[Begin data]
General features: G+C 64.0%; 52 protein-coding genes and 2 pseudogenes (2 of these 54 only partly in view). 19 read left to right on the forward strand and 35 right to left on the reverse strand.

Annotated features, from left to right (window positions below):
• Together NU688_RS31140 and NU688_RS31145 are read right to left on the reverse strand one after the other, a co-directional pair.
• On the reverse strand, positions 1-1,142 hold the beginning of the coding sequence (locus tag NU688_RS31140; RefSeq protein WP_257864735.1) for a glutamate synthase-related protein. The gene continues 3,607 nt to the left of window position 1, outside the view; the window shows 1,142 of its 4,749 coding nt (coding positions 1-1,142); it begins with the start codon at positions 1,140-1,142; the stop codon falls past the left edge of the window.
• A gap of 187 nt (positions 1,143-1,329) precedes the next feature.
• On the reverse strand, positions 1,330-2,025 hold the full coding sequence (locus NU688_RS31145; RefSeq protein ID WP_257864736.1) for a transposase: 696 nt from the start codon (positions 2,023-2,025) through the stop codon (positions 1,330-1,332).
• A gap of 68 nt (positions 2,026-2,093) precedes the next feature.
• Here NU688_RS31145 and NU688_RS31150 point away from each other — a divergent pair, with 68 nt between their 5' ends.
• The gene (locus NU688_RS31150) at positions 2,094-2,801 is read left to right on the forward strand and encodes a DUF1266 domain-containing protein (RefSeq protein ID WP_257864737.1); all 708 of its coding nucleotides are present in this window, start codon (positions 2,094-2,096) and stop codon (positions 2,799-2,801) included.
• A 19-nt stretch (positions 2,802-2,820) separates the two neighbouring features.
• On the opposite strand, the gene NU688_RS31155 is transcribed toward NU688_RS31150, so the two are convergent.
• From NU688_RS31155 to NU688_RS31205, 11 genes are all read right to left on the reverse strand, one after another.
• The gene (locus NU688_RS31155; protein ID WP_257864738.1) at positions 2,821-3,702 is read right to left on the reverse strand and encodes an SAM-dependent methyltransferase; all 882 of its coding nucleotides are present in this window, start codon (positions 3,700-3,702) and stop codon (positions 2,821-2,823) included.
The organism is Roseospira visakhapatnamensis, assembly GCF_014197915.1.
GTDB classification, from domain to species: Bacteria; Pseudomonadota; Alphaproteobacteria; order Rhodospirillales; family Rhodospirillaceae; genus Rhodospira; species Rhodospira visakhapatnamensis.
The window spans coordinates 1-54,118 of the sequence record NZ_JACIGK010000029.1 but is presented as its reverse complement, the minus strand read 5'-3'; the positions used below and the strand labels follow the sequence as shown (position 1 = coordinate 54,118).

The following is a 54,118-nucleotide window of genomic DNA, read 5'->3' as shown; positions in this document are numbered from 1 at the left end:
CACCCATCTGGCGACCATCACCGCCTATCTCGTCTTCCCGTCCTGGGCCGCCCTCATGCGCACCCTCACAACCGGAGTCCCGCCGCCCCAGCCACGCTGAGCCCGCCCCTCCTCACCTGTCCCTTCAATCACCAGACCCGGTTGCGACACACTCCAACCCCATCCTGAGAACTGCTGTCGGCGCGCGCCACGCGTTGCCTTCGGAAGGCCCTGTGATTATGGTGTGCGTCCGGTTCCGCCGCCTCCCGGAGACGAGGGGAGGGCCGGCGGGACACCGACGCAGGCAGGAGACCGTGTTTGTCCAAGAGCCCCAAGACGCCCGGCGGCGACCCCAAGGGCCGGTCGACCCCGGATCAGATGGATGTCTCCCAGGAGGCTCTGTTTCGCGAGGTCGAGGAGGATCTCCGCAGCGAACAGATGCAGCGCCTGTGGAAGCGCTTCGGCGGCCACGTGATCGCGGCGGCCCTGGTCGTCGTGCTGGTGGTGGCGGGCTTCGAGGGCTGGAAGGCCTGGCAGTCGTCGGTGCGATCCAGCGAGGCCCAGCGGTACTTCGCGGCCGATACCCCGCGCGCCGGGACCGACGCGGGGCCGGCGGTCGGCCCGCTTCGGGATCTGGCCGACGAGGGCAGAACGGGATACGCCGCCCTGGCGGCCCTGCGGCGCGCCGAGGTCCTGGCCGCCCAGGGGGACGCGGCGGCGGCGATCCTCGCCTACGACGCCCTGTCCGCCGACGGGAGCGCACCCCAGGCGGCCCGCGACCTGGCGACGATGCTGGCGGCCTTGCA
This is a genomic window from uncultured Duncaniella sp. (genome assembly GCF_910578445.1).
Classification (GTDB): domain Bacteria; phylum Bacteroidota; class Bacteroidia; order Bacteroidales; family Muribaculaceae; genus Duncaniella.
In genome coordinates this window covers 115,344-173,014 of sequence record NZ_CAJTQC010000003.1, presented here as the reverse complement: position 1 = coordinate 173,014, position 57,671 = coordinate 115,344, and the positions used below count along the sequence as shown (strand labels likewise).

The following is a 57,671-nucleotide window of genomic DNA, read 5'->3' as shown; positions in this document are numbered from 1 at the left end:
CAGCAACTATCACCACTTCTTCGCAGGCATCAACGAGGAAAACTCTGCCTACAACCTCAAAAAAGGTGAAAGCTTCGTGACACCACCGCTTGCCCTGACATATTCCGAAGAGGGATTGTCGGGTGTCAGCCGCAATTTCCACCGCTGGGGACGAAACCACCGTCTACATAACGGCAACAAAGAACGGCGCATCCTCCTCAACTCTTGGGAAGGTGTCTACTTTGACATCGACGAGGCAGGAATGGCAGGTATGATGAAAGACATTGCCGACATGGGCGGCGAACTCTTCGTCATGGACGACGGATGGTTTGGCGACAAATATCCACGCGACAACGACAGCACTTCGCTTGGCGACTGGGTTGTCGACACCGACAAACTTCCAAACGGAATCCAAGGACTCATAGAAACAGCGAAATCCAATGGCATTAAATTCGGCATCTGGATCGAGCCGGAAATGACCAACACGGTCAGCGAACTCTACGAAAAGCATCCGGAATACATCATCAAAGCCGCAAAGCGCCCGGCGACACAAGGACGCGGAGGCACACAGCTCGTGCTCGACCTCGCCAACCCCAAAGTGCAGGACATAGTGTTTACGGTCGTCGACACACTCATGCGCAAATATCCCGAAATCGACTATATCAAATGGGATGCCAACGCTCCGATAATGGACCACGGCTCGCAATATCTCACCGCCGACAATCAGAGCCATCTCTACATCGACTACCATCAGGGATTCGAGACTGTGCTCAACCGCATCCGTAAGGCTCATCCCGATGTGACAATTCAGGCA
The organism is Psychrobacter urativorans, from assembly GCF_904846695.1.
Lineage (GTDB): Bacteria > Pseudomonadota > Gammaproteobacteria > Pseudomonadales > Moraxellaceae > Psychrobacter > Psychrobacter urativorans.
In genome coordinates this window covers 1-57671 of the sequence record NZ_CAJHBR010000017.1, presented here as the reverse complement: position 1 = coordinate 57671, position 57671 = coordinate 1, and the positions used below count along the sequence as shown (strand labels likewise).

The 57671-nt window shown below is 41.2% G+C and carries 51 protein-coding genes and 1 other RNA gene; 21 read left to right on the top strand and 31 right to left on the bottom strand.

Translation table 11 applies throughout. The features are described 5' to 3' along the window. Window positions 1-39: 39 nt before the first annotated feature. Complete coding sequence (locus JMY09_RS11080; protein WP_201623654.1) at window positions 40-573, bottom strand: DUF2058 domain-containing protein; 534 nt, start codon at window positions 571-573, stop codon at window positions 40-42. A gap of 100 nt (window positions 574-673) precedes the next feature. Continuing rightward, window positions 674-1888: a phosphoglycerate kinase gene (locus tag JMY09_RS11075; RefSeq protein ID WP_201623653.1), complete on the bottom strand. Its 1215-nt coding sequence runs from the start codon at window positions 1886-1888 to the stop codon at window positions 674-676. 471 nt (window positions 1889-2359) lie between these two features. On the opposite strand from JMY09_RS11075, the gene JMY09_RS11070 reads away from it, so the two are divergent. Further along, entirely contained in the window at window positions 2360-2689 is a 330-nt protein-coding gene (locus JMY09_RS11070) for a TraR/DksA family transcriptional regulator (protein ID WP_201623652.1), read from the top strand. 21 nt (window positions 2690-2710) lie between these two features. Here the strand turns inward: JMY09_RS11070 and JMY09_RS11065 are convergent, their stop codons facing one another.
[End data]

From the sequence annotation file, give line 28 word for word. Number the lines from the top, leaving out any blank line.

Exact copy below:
Translation table 11 applies throughout. The features are described 5' to 3' along the window. Window positions 1-39: 39 nt before the first annotated feature. Complete coding sequence (locus JMY09_RS11080; protein WP_201623654.1) at window positions 40-573, bottom strand: DUF2058 domain-containing protein; 534 nt, start codon at window positions 571-573, stop codon at window positions 40-42. A gap of 100 nt (window positions 574-673) precedes the next feature. Continuing rightward, window positions 674-1888: a phosphoglycerate kinase gene (locus tag JMY09_RS11075; RefSeq protein ID WP_201623653.1), complete on the bottom strand. Its 1215-nt coding sequence runs from the start codon at window positions 1886-1888 to the stop codon at window positions 674-676. 471 nt (window positions 1889-2359) lie between these two features. On the opposite strand from JMY09_RS11075, the gene JMY09_RS11070 reads away from it, so the two are divergent. Further along, entirely contained in the window at window positions 2360-2689 is a 330-nt protein-coding gene (locus JMY09_RS11070) for a TraR/DksA family transcriptional regulator (protein ID WP_201623652.1), read from the top strand. 21 nt (window positions 2690-2710) lie between these two features. Here the strand turns inward: JMY09_RS11070 and JMY09_RS11065 are convergent, their stop codons facing one another.